The power of social media lies not only with the tweeter, as one trainer found when photographs posted online by his business were used against him in disciplinary proceedings. Phil Kirby has been fined by the British Horseracing Authority for failing to ensure his staff wear body protectors when riding his racehorses, a problem that came to light only because a member of the public noticed it while looking at the social media output of Kirby’s stable.
“Several posts on his social media … showed six of his staff not wearing safety vests whilst riding horses that are in his care and control,” said a BHA statement on Monday. “The pictures that had been posted between May and July 2020 also indicated that the staff had not been wearing safety vests for several months.”
Kirby, based in North Yorkshire and best known for the exploits of his popular jumper Lady Buttons, apparently told the BHA that he was constantly telling his staff to wear body protectors but, being busy, was not always able to check that they complied.
Just the same, it is a trainer’s responsibility under the rules of racing to ensure that his staff wear appropriate safety equipment whenever mounted. Kirby accepted he was in breach and was fined £500.
On a busy day for the BHA, there was a heated clash between barristers over a ‘non-trier’ case arising from a recent race at Sedgefield. “This is a big issue because there are welfare considerations at stake,” said Roderick Moore, arguing there were sound reasons for the considerate ride given to Loughermore, who was soon behind and never involved in his first novice hurdle, trailing home last in the race shown in this tweet:
“It’s obvious to a horseman that he didn’t like the ground,” said Moore, likening Loughermore to “someone shifting from foot to foot when they’re uncomfortable at a cocktail party”.
“The BHA rightly says all over its website that welfare is front and centre of its agenda,” Moore continued, building up to a dig at the BHA’s barrister. “Notwithstanding that, Mr Weston’s case is: welfare doesn’t come into it, the rider has to go through the motions, so that jockey activity is discernible.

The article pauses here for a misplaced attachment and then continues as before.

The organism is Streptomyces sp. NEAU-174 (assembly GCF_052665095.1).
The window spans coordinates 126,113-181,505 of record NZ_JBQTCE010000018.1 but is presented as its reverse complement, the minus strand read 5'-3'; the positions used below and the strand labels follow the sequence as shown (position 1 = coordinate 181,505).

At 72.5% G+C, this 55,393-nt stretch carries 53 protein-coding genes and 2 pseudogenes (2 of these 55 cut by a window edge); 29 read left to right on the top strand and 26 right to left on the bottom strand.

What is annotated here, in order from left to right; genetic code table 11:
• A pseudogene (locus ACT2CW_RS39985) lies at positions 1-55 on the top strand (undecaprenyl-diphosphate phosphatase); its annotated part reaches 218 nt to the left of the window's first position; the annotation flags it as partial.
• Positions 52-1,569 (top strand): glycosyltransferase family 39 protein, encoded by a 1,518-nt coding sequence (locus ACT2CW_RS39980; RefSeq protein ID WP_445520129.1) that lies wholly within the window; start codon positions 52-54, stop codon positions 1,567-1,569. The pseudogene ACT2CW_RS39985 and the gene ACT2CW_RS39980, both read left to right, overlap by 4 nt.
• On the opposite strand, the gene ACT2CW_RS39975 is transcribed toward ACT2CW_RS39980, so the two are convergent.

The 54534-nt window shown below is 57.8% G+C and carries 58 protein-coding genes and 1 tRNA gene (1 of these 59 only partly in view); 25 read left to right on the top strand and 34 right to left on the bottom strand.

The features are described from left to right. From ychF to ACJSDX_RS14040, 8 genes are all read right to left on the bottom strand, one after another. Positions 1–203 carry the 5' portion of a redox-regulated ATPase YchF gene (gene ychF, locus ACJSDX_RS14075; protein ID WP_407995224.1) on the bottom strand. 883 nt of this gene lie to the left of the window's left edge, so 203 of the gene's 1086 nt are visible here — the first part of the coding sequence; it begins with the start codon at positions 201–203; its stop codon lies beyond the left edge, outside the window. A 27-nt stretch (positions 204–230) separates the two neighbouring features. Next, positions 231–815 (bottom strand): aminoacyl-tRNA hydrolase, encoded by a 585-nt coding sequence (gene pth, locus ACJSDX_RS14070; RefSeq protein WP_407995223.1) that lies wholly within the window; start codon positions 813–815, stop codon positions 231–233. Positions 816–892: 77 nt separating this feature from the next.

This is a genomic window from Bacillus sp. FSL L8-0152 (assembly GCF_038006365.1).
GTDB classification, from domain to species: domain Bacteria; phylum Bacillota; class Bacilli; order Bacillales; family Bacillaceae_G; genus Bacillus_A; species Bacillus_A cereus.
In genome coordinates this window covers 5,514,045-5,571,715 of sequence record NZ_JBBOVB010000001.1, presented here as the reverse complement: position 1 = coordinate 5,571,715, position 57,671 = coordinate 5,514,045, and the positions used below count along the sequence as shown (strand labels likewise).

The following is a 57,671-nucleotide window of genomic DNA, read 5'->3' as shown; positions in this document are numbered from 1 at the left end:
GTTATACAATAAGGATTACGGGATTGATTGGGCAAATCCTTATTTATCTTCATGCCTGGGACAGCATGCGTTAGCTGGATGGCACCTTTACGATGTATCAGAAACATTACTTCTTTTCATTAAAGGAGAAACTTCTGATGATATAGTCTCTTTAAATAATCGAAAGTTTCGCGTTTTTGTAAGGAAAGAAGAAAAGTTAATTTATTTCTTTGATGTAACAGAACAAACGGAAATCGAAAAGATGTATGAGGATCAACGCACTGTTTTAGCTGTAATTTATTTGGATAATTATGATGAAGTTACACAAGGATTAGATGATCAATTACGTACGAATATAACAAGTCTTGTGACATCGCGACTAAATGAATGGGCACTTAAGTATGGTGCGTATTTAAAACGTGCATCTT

“I infer he makes those submissions because it makes the stewarding job simpler. But that’s not the way to go. Horses are animals, not machines. It’s a nuanced issue. There isn’t a one-size-fits-all technique for getting the best out of a horse.”
Weston responded that it was “absolutely outrageous” for Moore to suggest that the BHA case was in any way in conflict with maintaining animal welfare. “He is either trying to make a headline or make a fallacious point. He should not do it.”
For Weston, the jockey Amie Waugh was clearly at fault in remaining almost motionless. “It was her obligation to make a timely, real and substantial effort, not just to sit there and watch them go. If you do that and it fails, fine. But you’ve got to ask the question of the horse. And it has to be a real question, not just dipping slightly forward in your riding position.”
But Moore said Waugh was soon aware that her mount was not travelling as she expected and was entitled to focus on keeping Loughermore balanced, he being a horse who had had a tendon injury. Any amount of effort would not have improved his placing.
In the end, both men could claim victory, Weston because the case against Waugh was upheld. Moore, though he defended her ride, was representing Simon Waugh, Loughermore’s trainer and father of the jockey, who was exonerated, the panel accepting that his riding instructions had not been at fault.